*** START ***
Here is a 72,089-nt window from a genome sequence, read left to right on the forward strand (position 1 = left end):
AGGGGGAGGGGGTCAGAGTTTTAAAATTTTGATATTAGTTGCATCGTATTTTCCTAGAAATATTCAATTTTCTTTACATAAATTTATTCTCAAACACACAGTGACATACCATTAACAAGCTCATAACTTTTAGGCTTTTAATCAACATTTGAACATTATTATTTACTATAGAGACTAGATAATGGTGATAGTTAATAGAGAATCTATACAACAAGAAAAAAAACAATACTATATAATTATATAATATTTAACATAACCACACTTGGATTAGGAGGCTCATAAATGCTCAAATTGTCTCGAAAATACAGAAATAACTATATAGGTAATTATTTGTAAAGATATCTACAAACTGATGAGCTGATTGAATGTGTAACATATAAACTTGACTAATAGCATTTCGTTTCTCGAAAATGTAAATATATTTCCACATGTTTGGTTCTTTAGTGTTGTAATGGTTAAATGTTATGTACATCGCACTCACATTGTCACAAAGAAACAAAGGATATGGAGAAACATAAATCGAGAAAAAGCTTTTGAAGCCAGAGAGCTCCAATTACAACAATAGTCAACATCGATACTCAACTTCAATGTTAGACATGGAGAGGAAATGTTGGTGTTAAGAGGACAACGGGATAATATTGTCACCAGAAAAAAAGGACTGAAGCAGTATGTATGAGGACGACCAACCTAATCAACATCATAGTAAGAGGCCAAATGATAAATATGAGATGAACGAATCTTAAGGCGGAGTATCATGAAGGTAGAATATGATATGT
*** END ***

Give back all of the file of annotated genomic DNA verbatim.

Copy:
Here is a 72,089-nt window from a genome sequence, read left to right on the forward strand (position 1 = left end):
AGGGGGAGGGGGTCAGAGTTTTAAAATTTTGATATTAGTTGCATCGTATTTTCCTAGAAATATTCAATTTTCTTTACATAAATTTATTCTCAAACACACAGTGACATACCATTAACAAGCTCATAACTTTTAGGCTTTTAATCAACATTTGAACATTATTATTTACTATAGAGACTAGATAATGGTGATAGTTAATAGAGAATCTATACAACAAGAAAAAAAACAATACTATATAATTATATAATATTTAACATAACCACACTTGGATTAGGAGGCTCATAAATGCTCAAATTGTCTCGAAAATACAGAAATAACTATATAGGTAATTATTTGTAAAGATATCTACAAACTGATGAGCTGATTGAATGTGTAACATATAAACTTGACTAATAGCATTTCGTTTCTCGAAAATGTAAATATATTTCCACATGTTTGGTTCTTTAGTGTTGTAATGGTTAAATGTTATGTACATCGCACTCACATTGTCACAAAGAAACAAAGGATATGGAGAAACATAAATCGAGAAAAAGCTTTTGAAGCCAGAGAGCTCCAATTACAACAATAGTCAACATCGATACTCAACTTCAATGTTAGACATGGAGAGGAAATGTTGGTGTTAAGAGGACAACGGGATAATATTGTCACCAGAAAAAAAGGACTGAAGCAGTATGTATGAGGACGACCAACCTAATCAACATCATAGTAAGAGGCCAAATGATAAATATGAGATGAACGAATCTTAAGGCGGAGTATCATGAAGGTAGAATATGATATGT